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Niku Steakhouse review image
9.0

Niku Steakhouse

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Before Jaws, there was no such thing as a summer blockbuster, and when it hit theaters it showed the world how big movies could be (and made us fear going in our bathtubs). Niku Steakhouse is kind of like that too, but instead of spiking popcorn sales, it raises the bar for steak in SF—and after you eat dinner here, you’ll never look at meat the same way.

This place in the Design District specializes in A5 wagyu beef, which is considered the highest grade on Earth by serious people in crisp lab coats, mostly because each cut generally has even more marbling than the Parthenon. And while you could just stare at the raw beef like it was one of the Seven Wonders of the World, it’s how Niku serves it that makes dinner here such an incredible experience.

Susie Lacocque

Niku Steakhouse review image

The meat is cooked over a grill that chefs hover over like they’re meticulously looking for Marvel Easter eggs, but instead, they’re constantly fanning embers and making sure the steaks are perfectly charred. A four-ounce serving of A5 wagyu runs around $125, and a flight of three is $250—it’s clearly expensive for small portions of meat, but the cuts are so rich that after each bite, you’ll feel your brain rewiring like you’re learning a new language. But for some reason, if you don’t want to feel like you just took a Limitless pill, they have an incredible New York strip.

Susie Lacocque

Niku Steakhouse review image

While your brain is busy making these tough decisions, sommeliers take their time helping you to find the perfect wine to pull from the towering wall of bottles across from the grill, and water is refilled and napkins are folded so quickly you won’t even notice the servers doing it. And when you’re just getting over the amazing starters like the rich bone marrow or the salmon tartare with coconut crema and refreshing aguachile, a tray of custom knives appear at your table for you to choose from. When your meal is over, the only regret you’ll have is going for the regular steak knife over the shiny scalpel or mini cleaver to wave around like Bill the Butcher.

Even though people show up in t-shirts and Patagonia vests, this is definitely somewhere to go for a special occasion—you’re probably not walking out for under $250. And while that can feel like you’re spending more than the entire special effects budget of a Spielberg movie, at Niku, you’re not just paying for dinner—you’re getting a whole new outlook on what it means to eat steak.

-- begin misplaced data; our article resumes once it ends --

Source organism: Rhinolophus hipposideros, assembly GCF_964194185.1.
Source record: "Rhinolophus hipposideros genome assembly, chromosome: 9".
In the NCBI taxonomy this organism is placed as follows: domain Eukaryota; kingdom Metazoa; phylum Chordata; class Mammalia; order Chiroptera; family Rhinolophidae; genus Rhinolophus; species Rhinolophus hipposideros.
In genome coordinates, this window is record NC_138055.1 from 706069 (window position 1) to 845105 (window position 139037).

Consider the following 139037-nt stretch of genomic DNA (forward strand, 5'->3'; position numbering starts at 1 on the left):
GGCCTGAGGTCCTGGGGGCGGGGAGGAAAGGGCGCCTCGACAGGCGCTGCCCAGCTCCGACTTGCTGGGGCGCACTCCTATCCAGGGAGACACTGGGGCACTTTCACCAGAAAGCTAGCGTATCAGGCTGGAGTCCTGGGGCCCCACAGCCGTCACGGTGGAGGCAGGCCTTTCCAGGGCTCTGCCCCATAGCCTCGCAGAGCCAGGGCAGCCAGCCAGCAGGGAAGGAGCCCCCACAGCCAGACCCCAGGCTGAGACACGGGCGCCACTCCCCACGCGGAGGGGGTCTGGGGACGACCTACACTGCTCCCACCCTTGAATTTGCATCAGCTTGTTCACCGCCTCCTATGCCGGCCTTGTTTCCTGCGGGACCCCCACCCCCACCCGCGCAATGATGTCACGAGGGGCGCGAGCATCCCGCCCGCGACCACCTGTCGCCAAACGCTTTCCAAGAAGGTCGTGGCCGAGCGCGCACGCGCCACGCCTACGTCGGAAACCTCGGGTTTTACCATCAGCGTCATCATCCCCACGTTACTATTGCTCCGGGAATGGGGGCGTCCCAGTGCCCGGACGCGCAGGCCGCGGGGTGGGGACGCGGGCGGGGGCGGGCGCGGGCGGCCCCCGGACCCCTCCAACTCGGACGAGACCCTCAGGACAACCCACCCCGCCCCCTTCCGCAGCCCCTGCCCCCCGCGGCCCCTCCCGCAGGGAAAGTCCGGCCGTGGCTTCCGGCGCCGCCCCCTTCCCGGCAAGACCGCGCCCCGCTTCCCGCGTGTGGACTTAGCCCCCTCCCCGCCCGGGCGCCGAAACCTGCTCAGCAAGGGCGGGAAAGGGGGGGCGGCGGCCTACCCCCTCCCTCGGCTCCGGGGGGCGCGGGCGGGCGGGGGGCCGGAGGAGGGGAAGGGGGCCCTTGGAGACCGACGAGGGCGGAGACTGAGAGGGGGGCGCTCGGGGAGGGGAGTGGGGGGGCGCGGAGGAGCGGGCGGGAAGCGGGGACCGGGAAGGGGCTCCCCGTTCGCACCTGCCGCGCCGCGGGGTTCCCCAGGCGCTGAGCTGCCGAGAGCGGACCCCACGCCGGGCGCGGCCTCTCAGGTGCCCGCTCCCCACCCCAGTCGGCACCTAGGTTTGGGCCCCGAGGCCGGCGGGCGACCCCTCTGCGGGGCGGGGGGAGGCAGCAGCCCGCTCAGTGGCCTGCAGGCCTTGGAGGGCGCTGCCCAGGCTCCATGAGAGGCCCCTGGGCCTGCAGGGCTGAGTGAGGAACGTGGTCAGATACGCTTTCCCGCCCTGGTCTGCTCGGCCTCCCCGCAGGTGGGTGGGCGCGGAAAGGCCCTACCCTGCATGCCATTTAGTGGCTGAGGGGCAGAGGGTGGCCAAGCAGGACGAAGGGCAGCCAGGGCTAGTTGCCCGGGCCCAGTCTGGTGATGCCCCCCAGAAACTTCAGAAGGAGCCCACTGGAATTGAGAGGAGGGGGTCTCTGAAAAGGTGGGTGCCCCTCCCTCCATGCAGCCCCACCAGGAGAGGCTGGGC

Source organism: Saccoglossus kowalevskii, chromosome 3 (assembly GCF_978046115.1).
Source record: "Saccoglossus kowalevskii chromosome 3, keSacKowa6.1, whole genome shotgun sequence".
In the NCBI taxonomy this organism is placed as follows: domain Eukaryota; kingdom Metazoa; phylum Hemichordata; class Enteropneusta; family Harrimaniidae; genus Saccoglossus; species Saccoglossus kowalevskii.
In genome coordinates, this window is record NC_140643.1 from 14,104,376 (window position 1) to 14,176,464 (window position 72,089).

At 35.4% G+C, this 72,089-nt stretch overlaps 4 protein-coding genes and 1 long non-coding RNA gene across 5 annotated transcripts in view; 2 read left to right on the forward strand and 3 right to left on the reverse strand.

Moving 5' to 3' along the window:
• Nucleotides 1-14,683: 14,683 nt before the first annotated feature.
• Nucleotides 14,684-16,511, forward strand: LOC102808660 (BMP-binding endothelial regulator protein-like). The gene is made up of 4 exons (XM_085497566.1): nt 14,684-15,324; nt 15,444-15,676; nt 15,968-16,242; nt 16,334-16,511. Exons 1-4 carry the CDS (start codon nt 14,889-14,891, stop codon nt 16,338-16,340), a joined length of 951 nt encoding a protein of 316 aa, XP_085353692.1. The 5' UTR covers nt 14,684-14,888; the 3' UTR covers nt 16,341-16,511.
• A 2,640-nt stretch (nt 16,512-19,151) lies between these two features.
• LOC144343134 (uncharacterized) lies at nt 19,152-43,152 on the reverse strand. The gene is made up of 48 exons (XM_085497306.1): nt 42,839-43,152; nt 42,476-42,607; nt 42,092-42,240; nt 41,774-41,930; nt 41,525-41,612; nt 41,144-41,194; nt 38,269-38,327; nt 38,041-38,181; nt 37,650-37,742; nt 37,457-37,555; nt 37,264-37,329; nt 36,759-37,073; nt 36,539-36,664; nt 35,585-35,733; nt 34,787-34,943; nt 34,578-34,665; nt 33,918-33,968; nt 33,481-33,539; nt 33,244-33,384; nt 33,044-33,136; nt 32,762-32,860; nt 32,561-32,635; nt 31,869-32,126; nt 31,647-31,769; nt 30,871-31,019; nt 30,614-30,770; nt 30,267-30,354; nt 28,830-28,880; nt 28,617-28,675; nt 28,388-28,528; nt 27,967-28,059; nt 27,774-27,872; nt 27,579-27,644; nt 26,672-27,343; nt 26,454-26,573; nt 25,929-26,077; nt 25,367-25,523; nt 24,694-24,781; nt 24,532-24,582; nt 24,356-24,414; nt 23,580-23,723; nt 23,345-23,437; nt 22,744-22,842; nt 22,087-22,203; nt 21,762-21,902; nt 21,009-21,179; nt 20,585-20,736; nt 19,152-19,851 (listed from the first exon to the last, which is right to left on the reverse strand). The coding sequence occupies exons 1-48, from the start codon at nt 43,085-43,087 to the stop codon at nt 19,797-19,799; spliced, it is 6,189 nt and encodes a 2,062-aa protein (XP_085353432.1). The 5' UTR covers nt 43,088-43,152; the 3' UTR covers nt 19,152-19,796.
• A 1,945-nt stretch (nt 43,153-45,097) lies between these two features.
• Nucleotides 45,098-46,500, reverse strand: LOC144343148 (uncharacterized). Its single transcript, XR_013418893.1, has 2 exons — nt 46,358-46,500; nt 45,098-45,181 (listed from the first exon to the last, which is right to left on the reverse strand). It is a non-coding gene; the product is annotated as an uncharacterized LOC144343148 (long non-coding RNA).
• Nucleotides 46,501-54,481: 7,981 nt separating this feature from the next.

Food Rundown

Salmon Tartare

The fish used in this appetizer changes, but it’s always topped with coconut almond crema, avocado, and cucumber aguachile. It’s smokey, light, and refreshing.

Niku Steakhouse review image

A5 & Imperial Wagyu Meatball

This meatball is as tender as it could be without disintegrating into thin air. You’ll also want to pour the sweet tare and egg yolk it comes with on everything.

Bone Marrow

The bone marrow is topped with oxtail, which adds some extra meaty flavor to the marrow, as well as pickled shallots and grapes to help cut through the richness of the fat. Get this on your table.

Niku Steakhouse review image

A5 Flight

The A5 flight comes with three, four-ounce cuts of wagyu. You’ll only be able to taste a slight difference between the cuts, but each is rich and fatty and so incredibly tender that your knife will practically fall through it. Every single bite will take your mind somewhere it didn’t think it could go.

Imperial Wagyu New York Strip

If Niku didn’t have A5 steaks, this would be the best thing on the menu. It’s deeply marbled and you’ll be dreaming about the charred outside for days.

Niku Steakhouse review image

Imperial Wagyu Tomahawk

The tomahawk looks really, really cool, but it’s somehow more lean that the imperial New York strip and much more expensive. Unless you’re obsessed with gnawing on gigantic bones, go for the strip.

Crispy Potatoes, Pho Spiced Ranch

These potatoes have some serious crunch on the outside, but are impossibly fluffy on the inside. While the ranch is good and light, the potatoes are the real star here.

Niku Steakhouse review image

Parker House Rolls, Wagyu Fat Butter

You can really taste the wheat in these Park House rolls, and like the other sides, it’s a nice contrast to the heavier stuff on the menu. You may also be tempted to take the butter home and use it as skin cream (it’s that good). We won’t stop you.

Niku Steakhouse review image

Chocolate Miso

This is one of the best desserts in the city. The rich brownie made with wagyu fat is crunchy on the top and fluffy on the inside. Wagyu-fat caramel and browned marshmallow add most of the sweetness in the dish, and miso Dippin’ Dots round it out. Even if you don’t think you have room for dessert, you’ll regret not ordering this.

Niku Steakhouse review image

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